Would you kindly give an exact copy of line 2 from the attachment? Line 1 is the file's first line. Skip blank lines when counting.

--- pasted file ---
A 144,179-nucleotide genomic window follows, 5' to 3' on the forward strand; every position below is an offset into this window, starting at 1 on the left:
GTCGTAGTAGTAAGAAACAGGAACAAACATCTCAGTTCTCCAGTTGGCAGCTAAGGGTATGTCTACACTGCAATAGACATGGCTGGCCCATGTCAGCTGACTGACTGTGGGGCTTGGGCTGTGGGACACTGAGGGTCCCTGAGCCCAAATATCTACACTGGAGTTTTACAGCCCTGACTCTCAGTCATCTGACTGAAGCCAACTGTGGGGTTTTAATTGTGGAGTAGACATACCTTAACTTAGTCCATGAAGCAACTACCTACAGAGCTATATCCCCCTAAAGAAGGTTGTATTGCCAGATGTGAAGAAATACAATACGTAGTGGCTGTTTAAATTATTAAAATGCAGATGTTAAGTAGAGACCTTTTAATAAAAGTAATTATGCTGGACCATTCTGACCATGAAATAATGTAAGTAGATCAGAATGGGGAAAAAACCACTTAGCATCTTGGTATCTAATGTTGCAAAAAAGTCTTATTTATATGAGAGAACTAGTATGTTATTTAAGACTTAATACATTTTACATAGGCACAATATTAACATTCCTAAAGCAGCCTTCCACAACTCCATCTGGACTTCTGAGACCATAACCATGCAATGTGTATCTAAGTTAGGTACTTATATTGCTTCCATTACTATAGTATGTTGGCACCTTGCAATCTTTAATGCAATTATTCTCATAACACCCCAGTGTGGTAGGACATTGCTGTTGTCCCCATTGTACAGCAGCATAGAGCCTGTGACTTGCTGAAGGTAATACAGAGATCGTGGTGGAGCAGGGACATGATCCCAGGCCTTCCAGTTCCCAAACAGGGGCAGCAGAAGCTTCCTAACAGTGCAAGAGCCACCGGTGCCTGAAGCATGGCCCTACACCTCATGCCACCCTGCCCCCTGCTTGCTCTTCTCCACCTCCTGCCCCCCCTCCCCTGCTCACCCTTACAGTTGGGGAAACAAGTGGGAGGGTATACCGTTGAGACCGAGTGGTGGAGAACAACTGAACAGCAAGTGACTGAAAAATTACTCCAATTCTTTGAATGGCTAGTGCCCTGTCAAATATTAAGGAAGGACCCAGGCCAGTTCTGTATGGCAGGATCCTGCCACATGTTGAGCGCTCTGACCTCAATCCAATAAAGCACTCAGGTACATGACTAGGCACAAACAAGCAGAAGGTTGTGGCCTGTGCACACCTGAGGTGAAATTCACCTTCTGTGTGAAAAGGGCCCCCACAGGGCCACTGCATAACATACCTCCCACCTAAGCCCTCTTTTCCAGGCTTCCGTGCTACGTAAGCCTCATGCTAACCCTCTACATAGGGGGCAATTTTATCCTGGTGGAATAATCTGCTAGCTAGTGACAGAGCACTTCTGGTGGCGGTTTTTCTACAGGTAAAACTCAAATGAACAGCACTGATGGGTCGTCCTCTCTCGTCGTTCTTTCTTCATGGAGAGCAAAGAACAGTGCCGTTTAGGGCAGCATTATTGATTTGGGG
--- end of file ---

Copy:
GTCGTAGTAGTAAGAAACAGGAACAAACATCTCAGTTCTCCAGTTGGCAGCTAAGGGTATGTCTACACTGCAATAGACATGGCTGGCCCATGTCAGCTGACTGACTGTGGGGCTTGGGCTGTGGGACACTGAGGGTCCCTGAGCCCAAATATCTACACTGGAGTTTTACAGCCCTGACTCTCAGTCATCTGACTGAAGCCAACTGTGGGGTTTTAATTGTGGAGTAGACATACCTTAACTTAGTCCATGAAGCAACTACCTACAGAGCTATATCCCCCTAAAGAAGGTTGTATTGCCAGATGTGAAGAAATACAATACGTAGTGGCTGTTTAAATTATTAAAATGCAGATGTTAAGTAGAGACCTTTTAATAAAAGTAATTATGCTGGACCATTCTGACCATGAAATAATGTAAGTAGATCAGAATGGGGAAAAAACCACTTAGCATCTTGGTATCTAATGTTGCAAAAAAGTCTTATTTATATGAGAGAACTAGTATGTTATTTAAGACTTAATACATTTTACATAGGCACAATATTAACATTCCTAAAGCAGCCTTCCACAACTCCATCTGGACTTCTGAGACCATAACCATGCAATGTGTATCTAAGTTAGGTACTTATATTGCTTCCATTACTATAGTATGTTGGCACCTTGCAATCTTTAATGCAATTATTCTCATAACACCCCAGTGTGGTAGGACATTGCTGTTGTCCCCATTGTACAGCAGCATAGAGCCTGTGACTTGCTGAAGGTAATACAGAGATCGTGGTGGAGCAGGGACATGATCCCAGGCCTTCCAGTTCCCAAACAGGGGCAGCAGAAGCTTCCTAACAGTGCAAGAGCCACCGGTGCCTGAAGCATGGCCCTACACCTCATGCCACCCTGCCCCCTGCTTGCTCTTCTCCACCTCCTGCCCCCCCTCCCCTGCTCACCCTTACAGTTGGGGAAACAAGTGGGAGGGTATACCGTTGAGACCGAGTGGTGGAGAACAACTGAACAGCAAGTGACTGAAAAATTACTCCAATTCTTTGAATGGCTAGTGCCCTGTCAAATATTAAGGAAGGACCCAGGCCAGTTCTGTATGGCAGGATCCTGCCACATGTTGAGCGCTCTGACCTCAATCCAATAAAGCACTCAGGTACATGACTAGGCACAAACAAGCAGAAGGTTGTGGCCTGTGCACACCTGAGGTGAAATTCACCTTCTGTGTGAAAAGGGCCCCCACAGGGCCACTGCATAACATACCTCCCACCTAAGCCCTCTTTTCCAGGCTTCCGTGCTACGTAAGCCTCATGCTAACCCTCTACATAGGGGGCAATTTTATCCTGGTGGAATAATCTGCTAGCTAGTGACAGAGCACTTCTGGTGGCGGTTTTTCTACAGGTAAAACTCAAATGAACAGCACTGATGGGTCGTCCTCTCTCGTCGTTCTTTCTTCATGGAGAGCAAAGAACAGTGCCGTTTAGGGCAGCATTATTGATTTGGGG